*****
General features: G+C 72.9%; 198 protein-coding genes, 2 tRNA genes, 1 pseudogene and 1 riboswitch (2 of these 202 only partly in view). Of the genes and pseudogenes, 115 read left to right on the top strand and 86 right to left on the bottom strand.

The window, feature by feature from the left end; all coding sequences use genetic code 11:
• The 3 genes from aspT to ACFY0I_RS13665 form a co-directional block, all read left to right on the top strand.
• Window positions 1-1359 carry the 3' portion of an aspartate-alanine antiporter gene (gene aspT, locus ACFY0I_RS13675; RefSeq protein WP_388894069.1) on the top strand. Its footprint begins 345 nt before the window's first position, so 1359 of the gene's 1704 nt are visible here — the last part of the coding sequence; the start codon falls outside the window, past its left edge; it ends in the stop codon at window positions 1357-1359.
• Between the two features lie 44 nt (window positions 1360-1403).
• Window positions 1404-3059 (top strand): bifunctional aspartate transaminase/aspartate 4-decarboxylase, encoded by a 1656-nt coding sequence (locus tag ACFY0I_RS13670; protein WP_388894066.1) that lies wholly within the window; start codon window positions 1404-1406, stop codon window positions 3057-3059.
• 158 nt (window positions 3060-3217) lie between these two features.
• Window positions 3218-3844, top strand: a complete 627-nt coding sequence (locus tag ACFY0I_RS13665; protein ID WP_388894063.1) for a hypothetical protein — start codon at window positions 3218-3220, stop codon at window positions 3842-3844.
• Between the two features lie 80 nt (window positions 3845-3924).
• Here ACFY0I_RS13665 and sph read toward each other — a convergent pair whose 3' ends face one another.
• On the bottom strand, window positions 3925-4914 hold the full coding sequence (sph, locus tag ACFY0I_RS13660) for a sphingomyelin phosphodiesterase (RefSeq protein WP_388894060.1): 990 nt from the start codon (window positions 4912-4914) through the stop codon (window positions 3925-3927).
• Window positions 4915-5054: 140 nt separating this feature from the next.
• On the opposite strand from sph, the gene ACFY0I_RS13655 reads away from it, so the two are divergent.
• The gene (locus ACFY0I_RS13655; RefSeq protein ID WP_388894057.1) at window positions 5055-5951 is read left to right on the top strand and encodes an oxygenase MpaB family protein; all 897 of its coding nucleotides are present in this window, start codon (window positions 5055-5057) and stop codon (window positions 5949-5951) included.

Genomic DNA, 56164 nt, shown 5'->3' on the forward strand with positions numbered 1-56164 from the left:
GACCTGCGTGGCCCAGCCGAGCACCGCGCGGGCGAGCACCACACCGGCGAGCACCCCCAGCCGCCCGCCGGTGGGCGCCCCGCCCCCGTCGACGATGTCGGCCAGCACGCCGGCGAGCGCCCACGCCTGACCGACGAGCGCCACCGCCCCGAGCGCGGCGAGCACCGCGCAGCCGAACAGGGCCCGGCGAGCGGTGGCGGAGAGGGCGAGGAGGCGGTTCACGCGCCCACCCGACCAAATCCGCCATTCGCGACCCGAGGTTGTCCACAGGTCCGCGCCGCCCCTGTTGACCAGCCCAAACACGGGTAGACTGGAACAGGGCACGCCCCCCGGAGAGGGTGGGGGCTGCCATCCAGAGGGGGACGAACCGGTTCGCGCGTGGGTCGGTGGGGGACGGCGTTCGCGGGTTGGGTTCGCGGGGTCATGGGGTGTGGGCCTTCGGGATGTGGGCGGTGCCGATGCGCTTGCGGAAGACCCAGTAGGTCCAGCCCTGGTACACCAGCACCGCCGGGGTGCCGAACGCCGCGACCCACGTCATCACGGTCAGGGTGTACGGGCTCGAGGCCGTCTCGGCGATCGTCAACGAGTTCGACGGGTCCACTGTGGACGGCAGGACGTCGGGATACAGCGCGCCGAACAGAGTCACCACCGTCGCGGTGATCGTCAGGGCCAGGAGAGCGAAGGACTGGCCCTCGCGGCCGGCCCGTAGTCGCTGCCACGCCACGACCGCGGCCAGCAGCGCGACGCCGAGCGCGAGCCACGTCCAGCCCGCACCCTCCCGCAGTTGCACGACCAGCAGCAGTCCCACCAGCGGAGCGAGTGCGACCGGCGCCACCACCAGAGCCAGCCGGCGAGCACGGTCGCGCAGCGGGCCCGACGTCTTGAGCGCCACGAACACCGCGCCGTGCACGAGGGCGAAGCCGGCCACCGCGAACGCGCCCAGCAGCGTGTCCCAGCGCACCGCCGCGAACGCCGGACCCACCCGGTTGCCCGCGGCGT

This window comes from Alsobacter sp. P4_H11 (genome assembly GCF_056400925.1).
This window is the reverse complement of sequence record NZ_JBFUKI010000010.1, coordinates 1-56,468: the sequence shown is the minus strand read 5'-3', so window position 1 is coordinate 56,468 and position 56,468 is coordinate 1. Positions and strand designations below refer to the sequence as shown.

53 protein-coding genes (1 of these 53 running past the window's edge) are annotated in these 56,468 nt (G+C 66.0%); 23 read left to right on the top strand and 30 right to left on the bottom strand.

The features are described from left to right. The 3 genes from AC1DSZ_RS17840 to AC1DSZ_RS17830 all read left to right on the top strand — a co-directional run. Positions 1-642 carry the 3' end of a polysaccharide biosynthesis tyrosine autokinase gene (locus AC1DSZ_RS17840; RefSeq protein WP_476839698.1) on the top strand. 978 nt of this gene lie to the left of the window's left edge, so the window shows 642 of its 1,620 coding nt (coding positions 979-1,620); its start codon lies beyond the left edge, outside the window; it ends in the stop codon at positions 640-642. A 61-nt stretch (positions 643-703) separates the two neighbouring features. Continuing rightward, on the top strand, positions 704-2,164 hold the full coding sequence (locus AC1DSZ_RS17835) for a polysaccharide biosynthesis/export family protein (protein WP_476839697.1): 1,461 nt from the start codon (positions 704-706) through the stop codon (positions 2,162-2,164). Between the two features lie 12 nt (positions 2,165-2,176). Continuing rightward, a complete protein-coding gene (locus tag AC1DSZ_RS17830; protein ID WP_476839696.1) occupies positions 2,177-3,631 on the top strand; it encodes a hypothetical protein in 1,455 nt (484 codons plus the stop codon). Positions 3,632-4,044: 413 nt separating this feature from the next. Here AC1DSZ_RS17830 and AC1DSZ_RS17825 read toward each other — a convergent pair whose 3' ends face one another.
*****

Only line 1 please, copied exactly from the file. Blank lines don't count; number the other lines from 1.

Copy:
General features: G+C 72.9%; 198 protein-coding genes, 2 tRNA genes, 1 pseudogene and 1 riboswitch (2 of these 202 only partly in view). Of the genes and pseudogenes, 115 read left to right on the top strand and 86 right to left on the bottom strand.